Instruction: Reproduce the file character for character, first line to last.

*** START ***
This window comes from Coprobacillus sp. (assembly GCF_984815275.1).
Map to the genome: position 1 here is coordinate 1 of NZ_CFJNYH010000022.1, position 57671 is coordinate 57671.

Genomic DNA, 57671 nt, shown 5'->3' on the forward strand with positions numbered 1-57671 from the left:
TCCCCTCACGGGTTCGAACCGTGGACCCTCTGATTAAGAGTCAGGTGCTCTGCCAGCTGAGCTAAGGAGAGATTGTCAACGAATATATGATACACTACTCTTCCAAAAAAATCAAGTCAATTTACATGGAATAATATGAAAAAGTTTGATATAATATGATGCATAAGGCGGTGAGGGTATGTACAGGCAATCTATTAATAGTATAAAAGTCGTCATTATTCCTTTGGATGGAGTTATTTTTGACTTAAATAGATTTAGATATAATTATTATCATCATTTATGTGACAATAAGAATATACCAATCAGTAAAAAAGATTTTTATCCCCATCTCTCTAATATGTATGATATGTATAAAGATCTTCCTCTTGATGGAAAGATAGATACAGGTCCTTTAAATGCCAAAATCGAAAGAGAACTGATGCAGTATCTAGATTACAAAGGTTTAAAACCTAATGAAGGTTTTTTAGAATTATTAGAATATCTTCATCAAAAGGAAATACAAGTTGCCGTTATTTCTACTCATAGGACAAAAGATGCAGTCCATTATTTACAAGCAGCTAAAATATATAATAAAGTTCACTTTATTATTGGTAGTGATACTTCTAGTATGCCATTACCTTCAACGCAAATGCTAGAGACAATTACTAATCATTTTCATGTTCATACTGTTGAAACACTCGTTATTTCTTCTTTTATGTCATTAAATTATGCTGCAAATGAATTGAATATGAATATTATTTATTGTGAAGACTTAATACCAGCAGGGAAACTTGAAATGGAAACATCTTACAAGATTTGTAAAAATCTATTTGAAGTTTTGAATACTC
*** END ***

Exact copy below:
This window comes from Coprobacillus sp. (assembly GCF_984815275.1).
Map to the genome: position 1 here is coordinate 1 of NZ_CFJNYH010000022.1, position 57671 is coordinate 57671.

Genomic DNA, 57671 nt, shown 5'->3' on the forward strand with positions numbered 1-57671 from the left:
TCCCCTCACGGGTTCGAACCGTGGACCCTCTGATTAAGAGTCAGGTGCTCTGCCAGCTGAGCTAAGGAGAGATTGTCAACGAATATATGATACACTACTCTTCCAAAAAAATCAAGTCAATTTACATGGAATAATATGAAAAAGTTTGATATAATATGATGCATAAGGCGGTGAGGGTATGTACAGGCAATCTATTAATAGTATAAAAGTCGTCATTATTCCTTTGGATGGAGTTATTTTTGACTTAAATAGATTTAGATATAATTATTATCATCATTTATGTGACAATAAGAATATACCAATCAGTAAAAAAGATTTTTATCCCCATCTCTCTAATATGTATGATATGTATAAAGATCTTCCTCTTGATGGAAAGATAGATACAGGTCCTTTAAATGCCAAAATCGAAAGAGAACTGATGCAGTATCTAGATTACAAAGGTTTAAAACCTAATGAAGGTTTTTTAGAATTATTAGAATATCTTCATCAAAAGGAAATACAAGTTGCCGTTATTTCTACTCATAGGACAAAAGATGCAGTCCATTATTTACAAGCAGCTAAAATATATAATAAAGTTCACTTTATTATTGGTAGTGATACTTCTAGTATGCCATTACCTTCAACGCAAATGCTAGAGACAATTACTAATCATTTTCATGTTCATACTGTTGAAACACTCGTTATTTCTTCTTTTATGTCATTAAATTATGCTGCAAATGAATTGAATATGAATATTATTTATTGTGAAGACTTAATACCAGCAGGGAAACTTGAAATGGAAACATCTTACAAGATTTGTAAAAATCTATTTGAAGTTTTGAATACTC